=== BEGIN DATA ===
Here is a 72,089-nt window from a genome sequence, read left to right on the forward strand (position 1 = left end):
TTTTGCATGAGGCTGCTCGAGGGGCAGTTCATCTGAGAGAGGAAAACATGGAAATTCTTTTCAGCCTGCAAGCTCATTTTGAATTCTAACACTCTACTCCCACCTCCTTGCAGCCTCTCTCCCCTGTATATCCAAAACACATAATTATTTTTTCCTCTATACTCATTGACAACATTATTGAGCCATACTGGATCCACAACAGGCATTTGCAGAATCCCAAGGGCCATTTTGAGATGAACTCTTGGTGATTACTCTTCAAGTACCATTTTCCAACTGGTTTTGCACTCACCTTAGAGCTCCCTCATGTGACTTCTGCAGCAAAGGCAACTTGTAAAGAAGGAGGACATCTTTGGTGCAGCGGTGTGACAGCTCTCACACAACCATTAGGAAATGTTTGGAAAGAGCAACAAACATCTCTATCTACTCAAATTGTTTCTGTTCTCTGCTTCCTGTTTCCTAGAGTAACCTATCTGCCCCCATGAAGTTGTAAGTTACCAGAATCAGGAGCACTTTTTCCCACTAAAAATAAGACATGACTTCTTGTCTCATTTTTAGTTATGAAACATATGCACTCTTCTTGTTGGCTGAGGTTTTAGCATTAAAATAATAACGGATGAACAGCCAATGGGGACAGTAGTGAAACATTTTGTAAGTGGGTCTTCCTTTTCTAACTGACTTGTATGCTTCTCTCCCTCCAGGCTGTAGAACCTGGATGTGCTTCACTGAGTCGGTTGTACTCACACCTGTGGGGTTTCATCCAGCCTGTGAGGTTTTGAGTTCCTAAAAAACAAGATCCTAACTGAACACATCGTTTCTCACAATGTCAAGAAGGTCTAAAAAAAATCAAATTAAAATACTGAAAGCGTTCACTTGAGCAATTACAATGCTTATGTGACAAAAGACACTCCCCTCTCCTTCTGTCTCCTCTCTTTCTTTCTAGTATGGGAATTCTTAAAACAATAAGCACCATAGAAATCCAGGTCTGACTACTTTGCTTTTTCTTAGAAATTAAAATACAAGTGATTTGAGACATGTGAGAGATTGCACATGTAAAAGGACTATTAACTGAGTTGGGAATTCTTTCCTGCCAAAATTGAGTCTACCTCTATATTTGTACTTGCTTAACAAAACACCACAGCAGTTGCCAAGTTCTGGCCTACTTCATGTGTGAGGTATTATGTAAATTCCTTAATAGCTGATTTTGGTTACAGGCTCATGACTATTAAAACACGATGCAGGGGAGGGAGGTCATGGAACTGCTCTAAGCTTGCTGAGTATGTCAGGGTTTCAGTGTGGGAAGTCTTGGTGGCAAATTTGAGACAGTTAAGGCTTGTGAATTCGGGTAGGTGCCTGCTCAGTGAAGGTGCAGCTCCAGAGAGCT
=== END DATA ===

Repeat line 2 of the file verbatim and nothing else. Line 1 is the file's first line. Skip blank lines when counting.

TTTTGCATGAGGCTGCTCGAGGGGCAGTTCATCTGAGAGAGGAAAACATGGAAATTCTTTTCAGCCTGCAAGCTCATTTTGAATTCTAACACTCTACTCCCACCTCCTTGCAGCCTCTCTCCCCTGTATATCCAAAACACATAATTATTTTTTCCTCTATACTCATTGACAACATTATTGAGCCATACTGGATCCACAACAGGCATTTGCAGAATCCCAAGGGCCATTTTGAGATGAACTCTTGGTGATTACTCTTCAAGTACCATTTTCCAACTGGTTTTGCACTCACCTTAGAGCTCCCTCATGTGACTTCTGCAGCAAAGGCAACTTGTAAAGAAGGAGGACATCTTTGGTGCAGCGGTGTGACAGCTCTCACACAACCATTAGGAAATGTTTGGAAAGAGCAACAAACATCTCTATCTACTCAAATTGTTTCTGTTCTCTGCTTCCTGTTTCCTAGAGTAACCTATCTGCCCCCATGAAGTTGTAAGTTACCAGAATCAGGAGCACTTTTTCCCACTAAAAATAAGACATGACTTCTTGTCTCATTTTTAGTTATGAAACATATGCACTCTTCTTGTTGGCTGAGGTTTTAGCATTAAAATAATAACGGATGAACAGCCAATGGGGACAGTAGTGAAACATTTTGTAAGTGGGTCTTCCTTTTCTAACTGACTTGTATGCTTCTCTCCCTCCAGGCTGTAGAACCTGGATGTGCTTCACTGAGTCGGTTGTACTCACACCTGTGGGGTTTCATCCAGCCTGTGAGGTTTTGAGTTCCTAAAAAACAAGATCCTAACTGAACACATCGTTTCTCACAATGTCAAGAAGGTCTAAAAAAAATCAAATTAAAATACTGAAAGCGTTCACTTGAGCAATTACAATGCTTATGTGACAAAAGACACTCCCCTCTCCTTCTGTCTCCTCTCTTTCTTTCTAGTATGGGAATTCTTAAAACAATAAGCACCATAGAAATCCAGGTCTGACTACTTTGCTTTTTCTTAGAAATTAAAATACAAGTGATTTGAGACATGTGAGAGATTGCACATGTAAAAGGACTATTAACTGAGTTGGGAATTCTTTCCTGCCAAAATTGAGTCTACCTCTATATTTGTACTTGCTTAACAAAACACCACAGCAGTTGCCAAGTTCTGGCCTACTTCATGTGTGAGGTATTATGTAAATTCCTTAATAGCTGATTTTGGTTACAGGCTCATGACTATTAAAACACGATGCAGGGGAGGGAGGTCATGGAACTGCTCTAAGCTTGCTGAGTATGTCAGGGTTTCAGTGTGGGAAGTCTTGGTGGCAAATTTGAGACAGTTAAGGCTTGTGAATTCGGGTAGGTGCCTGCTCAGTGAAGGTGCAGCTCCAGAGAGCT